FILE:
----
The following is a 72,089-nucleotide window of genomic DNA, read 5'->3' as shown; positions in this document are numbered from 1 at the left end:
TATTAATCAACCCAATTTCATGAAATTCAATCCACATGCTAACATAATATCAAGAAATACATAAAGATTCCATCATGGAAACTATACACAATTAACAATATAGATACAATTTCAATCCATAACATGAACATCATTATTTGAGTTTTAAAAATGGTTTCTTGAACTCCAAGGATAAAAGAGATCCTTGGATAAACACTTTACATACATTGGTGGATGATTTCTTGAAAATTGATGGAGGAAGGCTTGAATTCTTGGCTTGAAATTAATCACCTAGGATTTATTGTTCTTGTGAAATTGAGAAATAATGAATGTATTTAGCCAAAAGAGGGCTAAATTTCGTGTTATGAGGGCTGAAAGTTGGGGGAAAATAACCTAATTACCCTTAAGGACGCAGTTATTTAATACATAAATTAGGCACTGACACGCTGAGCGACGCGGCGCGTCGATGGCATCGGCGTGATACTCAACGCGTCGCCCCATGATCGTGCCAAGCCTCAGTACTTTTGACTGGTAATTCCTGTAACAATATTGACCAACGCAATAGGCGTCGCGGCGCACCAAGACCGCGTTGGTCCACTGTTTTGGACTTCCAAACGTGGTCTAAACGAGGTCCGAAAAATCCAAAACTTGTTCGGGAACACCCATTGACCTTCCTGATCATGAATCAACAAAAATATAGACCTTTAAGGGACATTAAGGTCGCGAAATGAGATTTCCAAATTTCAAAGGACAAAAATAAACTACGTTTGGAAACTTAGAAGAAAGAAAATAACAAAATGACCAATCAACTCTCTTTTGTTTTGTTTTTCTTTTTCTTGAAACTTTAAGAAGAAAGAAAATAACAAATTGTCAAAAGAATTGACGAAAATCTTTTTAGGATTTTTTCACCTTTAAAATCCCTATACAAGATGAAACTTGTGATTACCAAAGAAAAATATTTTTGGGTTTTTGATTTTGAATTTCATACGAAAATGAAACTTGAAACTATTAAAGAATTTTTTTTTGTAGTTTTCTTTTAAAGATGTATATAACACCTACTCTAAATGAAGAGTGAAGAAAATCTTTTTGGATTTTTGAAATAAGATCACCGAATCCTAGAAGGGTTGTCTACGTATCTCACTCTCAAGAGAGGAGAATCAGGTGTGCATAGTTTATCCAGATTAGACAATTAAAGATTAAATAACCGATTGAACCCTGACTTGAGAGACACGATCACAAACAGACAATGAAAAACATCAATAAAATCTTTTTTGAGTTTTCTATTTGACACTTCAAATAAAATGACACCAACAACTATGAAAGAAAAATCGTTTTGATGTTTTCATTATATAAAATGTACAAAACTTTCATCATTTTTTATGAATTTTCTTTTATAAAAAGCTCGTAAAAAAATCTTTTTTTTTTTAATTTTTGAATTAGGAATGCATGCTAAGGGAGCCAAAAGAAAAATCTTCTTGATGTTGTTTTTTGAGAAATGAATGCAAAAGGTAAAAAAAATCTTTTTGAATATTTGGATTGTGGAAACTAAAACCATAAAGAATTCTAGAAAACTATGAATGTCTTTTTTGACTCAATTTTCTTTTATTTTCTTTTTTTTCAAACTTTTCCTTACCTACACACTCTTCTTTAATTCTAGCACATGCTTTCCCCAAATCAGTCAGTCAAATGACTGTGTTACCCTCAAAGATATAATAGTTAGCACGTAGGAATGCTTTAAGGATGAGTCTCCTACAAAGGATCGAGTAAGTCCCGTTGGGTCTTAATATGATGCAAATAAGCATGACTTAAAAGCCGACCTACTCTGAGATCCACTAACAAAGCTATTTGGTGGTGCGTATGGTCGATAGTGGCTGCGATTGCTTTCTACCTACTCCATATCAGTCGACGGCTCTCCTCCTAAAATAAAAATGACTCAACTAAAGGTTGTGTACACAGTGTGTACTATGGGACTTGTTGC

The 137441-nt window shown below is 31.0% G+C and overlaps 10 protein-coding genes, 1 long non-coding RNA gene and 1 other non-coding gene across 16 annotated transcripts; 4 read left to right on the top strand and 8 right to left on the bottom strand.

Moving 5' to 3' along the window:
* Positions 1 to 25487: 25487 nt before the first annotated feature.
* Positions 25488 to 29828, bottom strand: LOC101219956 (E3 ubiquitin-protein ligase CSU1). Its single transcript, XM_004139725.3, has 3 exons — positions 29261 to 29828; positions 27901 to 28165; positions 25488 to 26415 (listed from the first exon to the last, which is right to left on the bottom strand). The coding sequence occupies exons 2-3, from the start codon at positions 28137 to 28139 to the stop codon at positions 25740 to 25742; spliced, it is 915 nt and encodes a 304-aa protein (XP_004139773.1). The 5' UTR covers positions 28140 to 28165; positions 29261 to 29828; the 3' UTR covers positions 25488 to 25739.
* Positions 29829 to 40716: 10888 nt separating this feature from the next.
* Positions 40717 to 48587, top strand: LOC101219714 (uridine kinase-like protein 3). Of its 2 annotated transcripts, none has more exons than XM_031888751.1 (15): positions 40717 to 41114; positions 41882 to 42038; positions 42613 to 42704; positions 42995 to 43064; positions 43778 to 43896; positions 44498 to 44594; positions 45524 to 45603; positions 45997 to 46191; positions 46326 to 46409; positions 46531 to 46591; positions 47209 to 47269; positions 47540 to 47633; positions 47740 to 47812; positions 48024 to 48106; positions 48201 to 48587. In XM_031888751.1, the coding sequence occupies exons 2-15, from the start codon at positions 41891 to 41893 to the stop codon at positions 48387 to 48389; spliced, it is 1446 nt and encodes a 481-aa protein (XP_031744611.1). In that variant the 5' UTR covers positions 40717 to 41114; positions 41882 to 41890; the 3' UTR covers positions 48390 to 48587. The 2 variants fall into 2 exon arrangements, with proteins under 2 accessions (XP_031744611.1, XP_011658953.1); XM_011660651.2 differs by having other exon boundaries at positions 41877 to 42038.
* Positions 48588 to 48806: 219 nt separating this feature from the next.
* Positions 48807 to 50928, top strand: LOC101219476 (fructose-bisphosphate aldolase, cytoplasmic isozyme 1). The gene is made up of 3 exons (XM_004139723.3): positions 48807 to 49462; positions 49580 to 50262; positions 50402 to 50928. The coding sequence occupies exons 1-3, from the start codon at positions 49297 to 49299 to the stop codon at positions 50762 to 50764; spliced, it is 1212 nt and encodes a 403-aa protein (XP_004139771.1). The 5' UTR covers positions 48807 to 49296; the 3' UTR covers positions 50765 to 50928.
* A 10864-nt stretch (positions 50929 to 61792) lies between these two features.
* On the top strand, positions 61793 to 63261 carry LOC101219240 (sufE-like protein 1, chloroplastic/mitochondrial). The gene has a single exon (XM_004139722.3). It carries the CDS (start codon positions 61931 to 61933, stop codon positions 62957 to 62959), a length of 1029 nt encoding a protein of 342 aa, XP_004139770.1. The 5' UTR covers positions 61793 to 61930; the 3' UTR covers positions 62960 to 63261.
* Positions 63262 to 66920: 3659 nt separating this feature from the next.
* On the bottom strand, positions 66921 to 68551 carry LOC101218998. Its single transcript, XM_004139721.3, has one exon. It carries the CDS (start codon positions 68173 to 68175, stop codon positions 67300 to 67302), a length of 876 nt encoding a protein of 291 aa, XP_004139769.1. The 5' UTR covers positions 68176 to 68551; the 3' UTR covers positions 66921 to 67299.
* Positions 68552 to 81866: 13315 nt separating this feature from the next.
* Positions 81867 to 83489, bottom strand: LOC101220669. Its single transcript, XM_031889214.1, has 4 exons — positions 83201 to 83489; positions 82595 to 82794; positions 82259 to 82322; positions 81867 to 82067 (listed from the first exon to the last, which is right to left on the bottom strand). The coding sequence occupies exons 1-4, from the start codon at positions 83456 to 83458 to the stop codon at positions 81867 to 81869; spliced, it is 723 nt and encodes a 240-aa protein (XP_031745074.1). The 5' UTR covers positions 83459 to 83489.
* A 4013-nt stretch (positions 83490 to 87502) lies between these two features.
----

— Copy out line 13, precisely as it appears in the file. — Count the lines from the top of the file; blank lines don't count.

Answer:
* Positions 63262 to 66920: 3659 nt separating this feature from the next.